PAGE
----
You’ll capture key snippets to help improve marketing conversion rates, elements to dial down in the sales process, and small product wins that could have a huge impact on conversion.

Automate and streamline it as much as possible to remove resource, but don’t let this valuable source of insight get deprioritized. Your hit rate of calls booked is likely to be around 30%.

Choose your audience

If you’re capturing CRM data as above, exclude hostile prospects – and you may want to skip prospects where the AE will re-engage within a certain timeframe.

Hopefully you’re tagging stakeholders in your CRM against a persona, so you can focus automated outreach on champions to provide a continual stream of general insights. You can also do manual outreach to learn from other stakeholders as and when needed.

Set up your outreach

Using your CRM or email marketing platform, set up a low-touch sequence of personal, friendly outreach emails set over roughly six weeks from the close date.

Positioning win/loss calls as strict research activities can work well. In those emails, explain that you’re:

  • Working with the product research team

  • Not looking to sell

  • Looking to learn from their expertise

  • Able to speak at a time that suits them

You may want to incentivize the conversation to catch those that need some motivation – I’ve found offering the choice between a personal gift-card or a donation to charity works well.

Schedule meetings using Calendly or just good ol’ calendar back-and-forth. Ask for both a phone number (in case they don’t show up), as well as confirm the meeting will be via Zoom/Google Hangouts/etc.

Don’t forget to plug in some reminder emails 24hrs and 1hr before the call, providing any links again.

Have the call

Ask if they’re comfortable for you to record the call so you can take notes later – most will agree.

Have a set list of interview questions arranged by topic, but don’t stick to them rigidly. Ensure the call is fluid, and that it feels like a conversation. Offer pauses and allow the interviewee to fill in the gaps. Use open-ended questions. Ask them to walkthrough from end-to-end, to provide rough timings, to add color and personal details to help bring their full experience to life.

You’ll want to understand key areas like:

  • Their perception of the product and company

  • Their experience in the sales/marketing process

  • Their interpretation of your products value and pricing

  • Their thoughts on the competitor landscape

  • Their general experiences in their role and what matters to them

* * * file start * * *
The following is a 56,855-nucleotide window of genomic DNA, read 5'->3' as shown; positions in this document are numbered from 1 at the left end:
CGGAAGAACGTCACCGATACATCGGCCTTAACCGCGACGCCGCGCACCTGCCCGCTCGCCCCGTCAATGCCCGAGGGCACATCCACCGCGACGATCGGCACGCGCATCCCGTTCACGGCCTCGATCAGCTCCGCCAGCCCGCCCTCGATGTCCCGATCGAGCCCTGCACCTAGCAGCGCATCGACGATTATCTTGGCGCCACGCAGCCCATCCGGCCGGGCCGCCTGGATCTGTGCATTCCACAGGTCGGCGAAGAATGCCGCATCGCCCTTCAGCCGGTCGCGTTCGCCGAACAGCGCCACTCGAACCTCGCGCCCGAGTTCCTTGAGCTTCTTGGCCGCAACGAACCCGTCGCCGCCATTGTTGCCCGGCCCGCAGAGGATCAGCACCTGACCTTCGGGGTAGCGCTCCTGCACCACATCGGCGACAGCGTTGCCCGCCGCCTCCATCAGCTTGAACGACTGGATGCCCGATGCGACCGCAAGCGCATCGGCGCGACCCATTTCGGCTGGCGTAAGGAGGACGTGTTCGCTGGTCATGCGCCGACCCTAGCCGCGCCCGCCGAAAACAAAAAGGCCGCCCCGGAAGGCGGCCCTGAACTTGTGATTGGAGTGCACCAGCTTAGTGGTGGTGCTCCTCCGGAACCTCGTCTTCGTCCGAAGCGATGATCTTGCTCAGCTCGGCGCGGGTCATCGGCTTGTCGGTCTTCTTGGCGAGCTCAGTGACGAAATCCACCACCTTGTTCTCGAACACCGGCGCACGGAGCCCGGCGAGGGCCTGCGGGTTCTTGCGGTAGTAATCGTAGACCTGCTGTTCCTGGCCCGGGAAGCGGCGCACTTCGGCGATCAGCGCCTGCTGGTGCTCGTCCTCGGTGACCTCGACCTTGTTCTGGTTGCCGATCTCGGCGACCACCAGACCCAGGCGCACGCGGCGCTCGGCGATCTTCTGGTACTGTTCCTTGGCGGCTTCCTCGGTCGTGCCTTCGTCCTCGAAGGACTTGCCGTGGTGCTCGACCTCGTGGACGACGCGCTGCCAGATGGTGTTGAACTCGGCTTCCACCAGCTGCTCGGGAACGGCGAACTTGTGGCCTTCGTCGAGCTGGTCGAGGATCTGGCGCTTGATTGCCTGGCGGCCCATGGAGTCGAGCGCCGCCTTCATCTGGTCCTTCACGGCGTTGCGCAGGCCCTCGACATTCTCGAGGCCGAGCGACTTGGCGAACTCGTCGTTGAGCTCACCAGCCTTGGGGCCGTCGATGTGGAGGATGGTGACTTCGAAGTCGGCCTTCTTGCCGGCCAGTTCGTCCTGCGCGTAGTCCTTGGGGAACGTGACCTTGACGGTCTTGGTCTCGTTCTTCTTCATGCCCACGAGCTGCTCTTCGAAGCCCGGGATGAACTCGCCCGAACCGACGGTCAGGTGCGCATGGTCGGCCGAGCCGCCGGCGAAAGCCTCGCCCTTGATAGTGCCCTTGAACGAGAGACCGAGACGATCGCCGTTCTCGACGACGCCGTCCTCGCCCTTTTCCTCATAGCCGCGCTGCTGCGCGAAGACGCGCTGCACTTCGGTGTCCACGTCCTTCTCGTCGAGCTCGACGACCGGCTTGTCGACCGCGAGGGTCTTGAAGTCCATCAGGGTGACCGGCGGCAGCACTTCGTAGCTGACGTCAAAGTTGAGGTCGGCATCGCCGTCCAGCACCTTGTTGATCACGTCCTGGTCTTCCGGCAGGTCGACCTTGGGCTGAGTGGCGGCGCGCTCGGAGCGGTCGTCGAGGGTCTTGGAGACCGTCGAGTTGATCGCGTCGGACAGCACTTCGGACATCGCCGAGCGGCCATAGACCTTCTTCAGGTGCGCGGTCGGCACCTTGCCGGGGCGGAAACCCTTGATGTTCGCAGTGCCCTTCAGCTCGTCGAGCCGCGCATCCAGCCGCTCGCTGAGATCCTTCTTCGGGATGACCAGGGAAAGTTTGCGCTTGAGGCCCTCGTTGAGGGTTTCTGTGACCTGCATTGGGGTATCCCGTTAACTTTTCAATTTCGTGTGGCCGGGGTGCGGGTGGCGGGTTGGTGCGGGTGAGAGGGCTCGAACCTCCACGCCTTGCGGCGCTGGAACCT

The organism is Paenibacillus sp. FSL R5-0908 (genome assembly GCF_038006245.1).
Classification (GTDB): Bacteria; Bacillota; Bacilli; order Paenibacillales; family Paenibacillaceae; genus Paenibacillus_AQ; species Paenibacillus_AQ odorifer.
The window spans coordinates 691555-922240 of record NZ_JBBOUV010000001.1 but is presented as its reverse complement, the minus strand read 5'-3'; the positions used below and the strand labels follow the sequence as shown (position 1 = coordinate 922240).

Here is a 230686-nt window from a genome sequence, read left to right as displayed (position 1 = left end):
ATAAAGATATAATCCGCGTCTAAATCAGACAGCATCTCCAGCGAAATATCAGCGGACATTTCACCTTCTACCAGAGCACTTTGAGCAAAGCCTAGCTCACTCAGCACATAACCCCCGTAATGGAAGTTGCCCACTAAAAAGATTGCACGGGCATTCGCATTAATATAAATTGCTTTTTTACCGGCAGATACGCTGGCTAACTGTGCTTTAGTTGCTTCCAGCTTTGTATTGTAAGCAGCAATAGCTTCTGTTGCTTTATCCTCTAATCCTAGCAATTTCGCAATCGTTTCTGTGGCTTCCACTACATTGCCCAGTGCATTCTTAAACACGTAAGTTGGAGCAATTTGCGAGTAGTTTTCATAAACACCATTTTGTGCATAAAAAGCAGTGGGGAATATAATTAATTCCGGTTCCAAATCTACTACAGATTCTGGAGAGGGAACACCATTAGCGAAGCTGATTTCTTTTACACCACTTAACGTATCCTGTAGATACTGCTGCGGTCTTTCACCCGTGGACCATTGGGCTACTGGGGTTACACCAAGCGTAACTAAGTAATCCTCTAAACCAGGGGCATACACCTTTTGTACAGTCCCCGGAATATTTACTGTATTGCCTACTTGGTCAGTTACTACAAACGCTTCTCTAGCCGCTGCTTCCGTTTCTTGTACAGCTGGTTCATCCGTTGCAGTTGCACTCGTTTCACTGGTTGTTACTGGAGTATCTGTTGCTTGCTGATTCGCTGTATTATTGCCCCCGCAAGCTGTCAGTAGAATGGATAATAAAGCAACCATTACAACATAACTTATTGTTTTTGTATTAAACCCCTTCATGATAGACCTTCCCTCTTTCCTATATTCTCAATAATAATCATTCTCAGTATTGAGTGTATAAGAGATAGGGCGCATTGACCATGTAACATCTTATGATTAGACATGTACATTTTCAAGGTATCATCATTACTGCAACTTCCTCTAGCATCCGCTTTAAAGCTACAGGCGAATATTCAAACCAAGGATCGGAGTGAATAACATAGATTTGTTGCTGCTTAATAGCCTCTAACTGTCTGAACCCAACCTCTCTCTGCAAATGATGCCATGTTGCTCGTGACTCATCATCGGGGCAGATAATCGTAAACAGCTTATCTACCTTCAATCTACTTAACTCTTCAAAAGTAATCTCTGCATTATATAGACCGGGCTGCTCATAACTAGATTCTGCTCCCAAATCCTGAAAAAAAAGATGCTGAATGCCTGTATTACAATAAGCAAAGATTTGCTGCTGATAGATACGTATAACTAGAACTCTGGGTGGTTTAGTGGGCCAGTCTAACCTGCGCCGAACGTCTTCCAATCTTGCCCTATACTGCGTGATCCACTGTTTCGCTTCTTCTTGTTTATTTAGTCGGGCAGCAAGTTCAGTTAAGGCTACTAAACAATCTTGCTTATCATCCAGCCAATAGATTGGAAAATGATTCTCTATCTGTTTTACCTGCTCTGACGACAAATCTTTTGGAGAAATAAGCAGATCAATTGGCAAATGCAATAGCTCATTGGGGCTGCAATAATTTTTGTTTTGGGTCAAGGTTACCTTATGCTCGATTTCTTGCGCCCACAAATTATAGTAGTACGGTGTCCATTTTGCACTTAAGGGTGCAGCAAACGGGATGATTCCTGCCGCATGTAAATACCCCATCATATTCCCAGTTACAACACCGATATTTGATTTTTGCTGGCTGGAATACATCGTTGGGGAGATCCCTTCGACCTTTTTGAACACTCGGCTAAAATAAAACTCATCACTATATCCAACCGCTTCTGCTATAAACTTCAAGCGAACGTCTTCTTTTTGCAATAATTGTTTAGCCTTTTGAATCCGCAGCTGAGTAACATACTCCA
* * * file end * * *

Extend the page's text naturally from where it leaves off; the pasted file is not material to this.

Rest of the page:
During the call, make quick notes on key things that stood out, so you have a list of areas to dig into using the recording after.

Create a summary for each call

These summaries will be useful for either CSMs or for AEs/BDRs in the future when they re-engage. Make key notes on:

  • Their profile – their persona, segmentation, jobs to be done

  • Their behavior – process details, actions they took

  • Their fit – their thoughts on the product and experience, competitors, etc.

  • Their pain – their business challenges they were looking to solve, other problems they experience, etc

You’ll want to tag the summaries with key points from the journey, so you can pull them up later when reviewing personas, buyer journey, product plans, etc.

Interpret each research call as objectively as you can. You’re not looking to prove or disprove things at this stage, for fear of biasing your interpretation.

3: Collate, share, discuss, utilise

The value of both win/loss tactics is not achieved by docs just sitting somewhere in a CRM or in a folder, never to be read again.

Make sure these insights are fuelling action and satisfying curiosity across the business.

Democratize access

  • Have a CRM dashboard that summarises key win/loss CRM fields

  • Create a single source-of-knowledge in your intranet for all win/loss interview notes

  • Post every win/loss CRM update and published summary to a Slack channel, and promote it every month.

Proactively share

  • Share interesting tidbits and new learnings in your team updates

  • Run a regular lunch-and-learn session that highlights interesting stories – especially if you can involve the sales rep to give their side of the story

Package up your insights

  • Create monthly/quarterly reports using CRM data and analyze to help support sales, product, and marketing tactics and strategy

  • Include win/loss updates in your Voice of Customer reports, sharing them widely to help teams feel closer to the customer

  • When you have significant enough insight into a particular themes, create a focused pack of evidence and start to build buy-in to overcome challenges or innovate further


  • Work with product teams to use win/loss insights in product strategy

  • Use your insights in quarterly planning for sales and marketing to improve processes, tweak messaging, or try something different

  • Gain exec buy-in as a sponsor for your win/loss efforts and encourage them to bring win/loss summaries into leadership meetings

  • Create win/loss review segments in your regular sales meetings and work with a rep to explain how the deal went, what the outcome was, and invite feedback and suggestions on how to replicate or avoid certain aspects

  • Pull up summaries and reports when working on regular updates to personas, buyer journey docs, positioning and messaging, product roadmaps – they are artifacts and evidence that fuel your iteration in those processes

Every opportunity is a learning opportunity

You’re going to lose ~50% of your deals anyway, so make sure you take something positive away from them.

The win/loss streams of work detailed in this post give you the best of both worlds: CRM data at scale to support sales enablement and further investigation, objective research interviews to step back and look at the bigger picture, and ensuring insights are used across the business.

The sales and marketing process is – at its heart – an assumption-testing exercise. Where better to learn what’s needed to iterate, than from your wins and losses?

Thanks for reading! Let me know what you thought – find me on Twitter and LinkedIn.

One Reply to “How to always win, even from deals you lost”

  1. […] Opportunity (closed) – capture their expectations of the partnership, as well as your CRM win/loss data […]